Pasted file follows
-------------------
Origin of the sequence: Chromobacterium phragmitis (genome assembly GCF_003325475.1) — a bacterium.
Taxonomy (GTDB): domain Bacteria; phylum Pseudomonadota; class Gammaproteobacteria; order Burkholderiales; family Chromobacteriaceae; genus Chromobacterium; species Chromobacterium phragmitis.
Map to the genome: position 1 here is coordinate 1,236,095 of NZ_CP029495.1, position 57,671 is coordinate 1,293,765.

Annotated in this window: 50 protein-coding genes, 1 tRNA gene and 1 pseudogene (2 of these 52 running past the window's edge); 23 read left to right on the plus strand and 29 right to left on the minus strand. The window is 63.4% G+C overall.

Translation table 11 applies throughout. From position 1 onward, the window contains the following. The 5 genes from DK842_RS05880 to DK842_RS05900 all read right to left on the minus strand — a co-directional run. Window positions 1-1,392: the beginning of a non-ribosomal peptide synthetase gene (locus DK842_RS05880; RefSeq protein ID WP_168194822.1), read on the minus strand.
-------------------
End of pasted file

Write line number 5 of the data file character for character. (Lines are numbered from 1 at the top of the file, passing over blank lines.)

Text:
Translation table 11 applies throughout. From position 1 onward, the window contains the following. The 5 genes from DK842_RS05880 to DK842_RS05900 all read right to left on the minus strand — a co-directional run. Window positions 1-1,392: the beginning of a non-ribosomal peptide synthetase gene (locus DK842_RS05880; RefSeq protein ID WP_168194822.1), read on the minus strand.